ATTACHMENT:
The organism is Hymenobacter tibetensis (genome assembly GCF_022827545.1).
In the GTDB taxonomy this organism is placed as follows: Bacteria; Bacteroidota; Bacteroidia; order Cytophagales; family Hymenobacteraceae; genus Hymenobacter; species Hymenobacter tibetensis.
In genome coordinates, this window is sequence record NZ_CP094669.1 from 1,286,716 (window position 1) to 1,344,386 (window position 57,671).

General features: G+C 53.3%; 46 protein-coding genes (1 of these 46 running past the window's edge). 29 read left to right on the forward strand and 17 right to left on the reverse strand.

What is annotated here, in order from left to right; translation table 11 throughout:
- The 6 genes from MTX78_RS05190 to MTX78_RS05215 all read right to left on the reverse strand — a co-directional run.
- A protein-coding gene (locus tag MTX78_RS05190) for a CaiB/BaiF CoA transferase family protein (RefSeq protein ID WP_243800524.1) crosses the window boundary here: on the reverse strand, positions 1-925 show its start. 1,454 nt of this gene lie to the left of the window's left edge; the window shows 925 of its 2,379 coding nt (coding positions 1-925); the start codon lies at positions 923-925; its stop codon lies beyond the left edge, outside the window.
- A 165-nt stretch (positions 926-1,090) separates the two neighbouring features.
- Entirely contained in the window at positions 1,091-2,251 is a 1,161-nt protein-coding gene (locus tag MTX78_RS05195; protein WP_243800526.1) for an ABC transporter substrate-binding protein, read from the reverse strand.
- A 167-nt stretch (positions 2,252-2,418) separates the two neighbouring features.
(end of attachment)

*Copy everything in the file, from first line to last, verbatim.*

The organism is Hymenobacter tibetensis (genome assembly GCF_022827545.1).
In the GTDB taxonomy this organism is placed as follows: Bacteria; Bacteroidota; Bacteroidia; order Cytophagales; family Hymenobacteraceae; genus Hymenobacter; species Hymenobacter tibetensis.
In genome coordinates, this window is sequence record NZ_CP094669.1 from 1,286,716 (window position 1) to 1,344,386 (window position 57,671).

General features: G+C 53.3%; 46 protein-coding genes (1 of these 46 running past the window's edge). 29 read left to right on the forward strand and 17 right to left on the reverse strand.

What is annotated here, in order from left to right; translation table 11 throughout:
- The 6 genes from MTX78_RS05190 to MTX78_RS05215 all read right to left on the reverse strand — a co-directional run.
- A protein-coding gene (locus tag MTX78_RS05190) for a CaiB/BaiF CoA transferase family protein (RefSeq protein ID WP_243800524.1) crosses the window boundary here: on the reverse strand, positions 1-925 show its start. 1,454 nt of this gene lie to the left of the window's left edge; the window shows 925 of its 2,379 coding nt (coding positions 1-925); the start codon lies at positions 923-925; its stop codon lies beyond the left edge, outside the window.
- A 165-nt stretch (positions 926-1,090) separates the two neighbouring features.
- Entirely contained in the window at positions 1,091-2,251 is a 1,161-nt protein-coding gene (locus tag MTX78_RS05195; protein WP_243800526.1) for an ABC transporter substrate-binding protein, read from the reverse strand.
- A 167-nt stretch (positions 2,252-2,418) separates the two neighbouring features.